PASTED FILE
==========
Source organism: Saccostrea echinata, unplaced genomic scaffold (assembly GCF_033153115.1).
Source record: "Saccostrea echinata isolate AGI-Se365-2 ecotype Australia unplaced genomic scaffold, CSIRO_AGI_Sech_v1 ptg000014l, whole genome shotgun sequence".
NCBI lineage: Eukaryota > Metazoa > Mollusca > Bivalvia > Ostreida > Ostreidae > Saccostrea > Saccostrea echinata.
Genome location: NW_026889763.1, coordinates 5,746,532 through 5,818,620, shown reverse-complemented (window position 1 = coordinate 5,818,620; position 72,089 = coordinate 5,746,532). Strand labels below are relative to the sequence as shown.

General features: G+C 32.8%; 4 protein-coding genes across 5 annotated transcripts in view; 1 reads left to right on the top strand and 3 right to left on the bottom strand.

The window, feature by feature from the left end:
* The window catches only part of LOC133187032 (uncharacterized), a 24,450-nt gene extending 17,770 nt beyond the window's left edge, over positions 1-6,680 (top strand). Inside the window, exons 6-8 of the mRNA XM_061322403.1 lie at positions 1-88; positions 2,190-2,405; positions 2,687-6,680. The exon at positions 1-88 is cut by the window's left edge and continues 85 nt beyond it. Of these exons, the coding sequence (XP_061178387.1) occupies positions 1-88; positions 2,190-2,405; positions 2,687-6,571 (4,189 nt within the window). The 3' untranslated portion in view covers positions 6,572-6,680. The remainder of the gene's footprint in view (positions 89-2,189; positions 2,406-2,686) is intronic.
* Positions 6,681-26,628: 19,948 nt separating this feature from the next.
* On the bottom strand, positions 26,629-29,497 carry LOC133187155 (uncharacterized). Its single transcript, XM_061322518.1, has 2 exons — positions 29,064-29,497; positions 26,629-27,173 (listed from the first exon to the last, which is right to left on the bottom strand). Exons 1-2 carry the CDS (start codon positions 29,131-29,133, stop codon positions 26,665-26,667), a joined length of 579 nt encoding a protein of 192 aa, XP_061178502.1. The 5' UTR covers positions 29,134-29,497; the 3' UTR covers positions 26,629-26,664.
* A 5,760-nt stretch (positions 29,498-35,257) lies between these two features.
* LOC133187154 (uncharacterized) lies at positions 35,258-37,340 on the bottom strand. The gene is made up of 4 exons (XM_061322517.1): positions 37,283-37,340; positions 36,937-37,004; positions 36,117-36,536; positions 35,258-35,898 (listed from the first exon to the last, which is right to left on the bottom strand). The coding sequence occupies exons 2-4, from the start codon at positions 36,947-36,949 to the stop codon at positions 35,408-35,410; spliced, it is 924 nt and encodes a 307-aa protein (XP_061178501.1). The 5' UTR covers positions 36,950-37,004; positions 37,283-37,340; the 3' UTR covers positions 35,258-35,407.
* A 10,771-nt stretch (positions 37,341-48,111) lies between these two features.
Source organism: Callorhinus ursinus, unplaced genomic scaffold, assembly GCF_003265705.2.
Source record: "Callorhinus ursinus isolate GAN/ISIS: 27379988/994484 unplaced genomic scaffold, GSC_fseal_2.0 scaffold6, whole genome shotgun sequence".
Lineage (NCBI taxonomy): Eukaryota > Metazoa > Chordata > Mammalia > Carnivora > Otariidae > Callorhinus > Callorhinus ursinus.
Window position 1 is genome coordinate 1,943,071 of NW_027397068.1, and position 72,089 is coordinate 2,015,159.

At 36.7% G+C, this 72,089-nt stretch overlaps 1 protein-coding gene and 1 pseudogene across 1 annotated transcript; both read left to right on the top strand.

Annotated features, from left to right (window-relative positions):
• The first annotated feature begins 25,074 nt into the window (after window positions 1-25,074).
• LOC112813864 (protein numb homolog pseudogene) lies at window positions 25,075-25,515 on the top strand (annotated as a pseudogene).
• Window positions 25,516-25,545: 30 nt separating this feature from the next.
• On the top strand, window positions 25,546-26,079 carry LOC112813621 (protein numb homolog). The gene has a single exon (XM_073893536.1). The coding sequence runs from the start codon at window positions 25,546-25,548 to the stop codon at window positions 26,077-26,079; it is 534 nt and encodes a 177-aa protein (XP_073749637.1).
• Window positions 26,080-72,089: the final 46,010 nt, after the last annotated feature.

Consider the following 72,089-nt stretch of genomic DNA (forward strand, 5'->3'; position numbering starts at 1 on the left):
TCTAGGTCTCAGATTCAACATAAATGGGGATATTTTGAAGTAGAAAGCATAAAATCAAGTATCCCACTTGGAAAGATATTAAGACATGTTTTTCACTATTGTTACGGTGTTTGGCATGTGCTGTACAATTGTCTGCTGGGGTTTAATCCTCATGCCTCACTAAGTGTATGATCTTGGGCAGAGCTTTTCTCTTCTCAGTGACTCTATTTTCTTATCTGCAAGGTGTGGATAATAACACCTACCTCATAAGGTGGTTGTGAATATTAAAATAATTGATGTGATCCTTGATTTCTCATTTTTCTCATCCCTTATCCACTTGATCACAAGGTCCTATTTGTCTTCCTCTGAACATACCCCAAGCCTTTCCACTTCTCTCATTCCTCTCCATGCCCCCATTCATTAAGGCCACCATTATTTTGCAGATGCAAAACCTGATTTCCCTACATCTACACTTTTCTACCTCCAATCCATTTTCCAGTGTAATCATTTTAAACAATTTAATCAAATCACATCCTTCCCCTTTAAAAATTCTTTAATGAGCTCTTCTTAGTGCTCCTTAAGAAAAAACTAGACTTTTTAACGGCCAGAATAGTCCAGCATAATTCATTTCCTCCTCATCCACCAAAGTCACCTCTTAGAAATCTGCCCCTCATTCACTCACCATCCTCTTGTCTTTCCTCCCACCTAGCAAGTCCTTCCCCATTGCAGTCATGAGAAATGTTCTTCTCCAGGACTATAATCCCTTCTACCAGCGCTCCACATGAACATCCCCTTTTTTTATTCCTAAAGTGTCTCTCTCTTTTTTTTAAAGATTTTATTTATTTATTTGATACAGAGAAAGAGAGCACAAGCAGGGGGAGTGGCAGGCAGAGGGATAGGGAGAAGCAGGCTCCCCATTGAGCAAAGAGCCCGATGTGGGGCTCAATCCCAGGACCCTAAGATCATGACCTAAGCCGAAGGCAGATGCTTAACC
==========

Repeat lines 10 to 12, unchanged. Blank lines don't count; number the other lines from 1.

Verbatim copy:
* A 5,760-nt stretch (positions 29,498-35,257) lies between these two features.
* LOC133187154 (uncharacterized) lies at positions 35,258-37,340 on the bottom strand. The gene is made up of 4 exons (XM_061322517.1): positions 37,283-37,340; positions 36,937-37,004; positions 36,117-36,536; positions 35,258-35,898 (listed from the first exon to the last, which is right to left on the bottom strand). The coding sequence occupies exons 2-4, from the start codon at positions 36,947-36,949 to the stop codon at positions 35,408-35,410; spliced, it is 924 nt and encodes a 307-aa protein (XP_061178501.1). The 5' UTR covers positions 36,950-37,004; positions 37,283-37,340; the 3' UTR covers positions 35,258-35,407.
* A 10,771-nt stretch (positions 37,341-48,111) lies between these two features.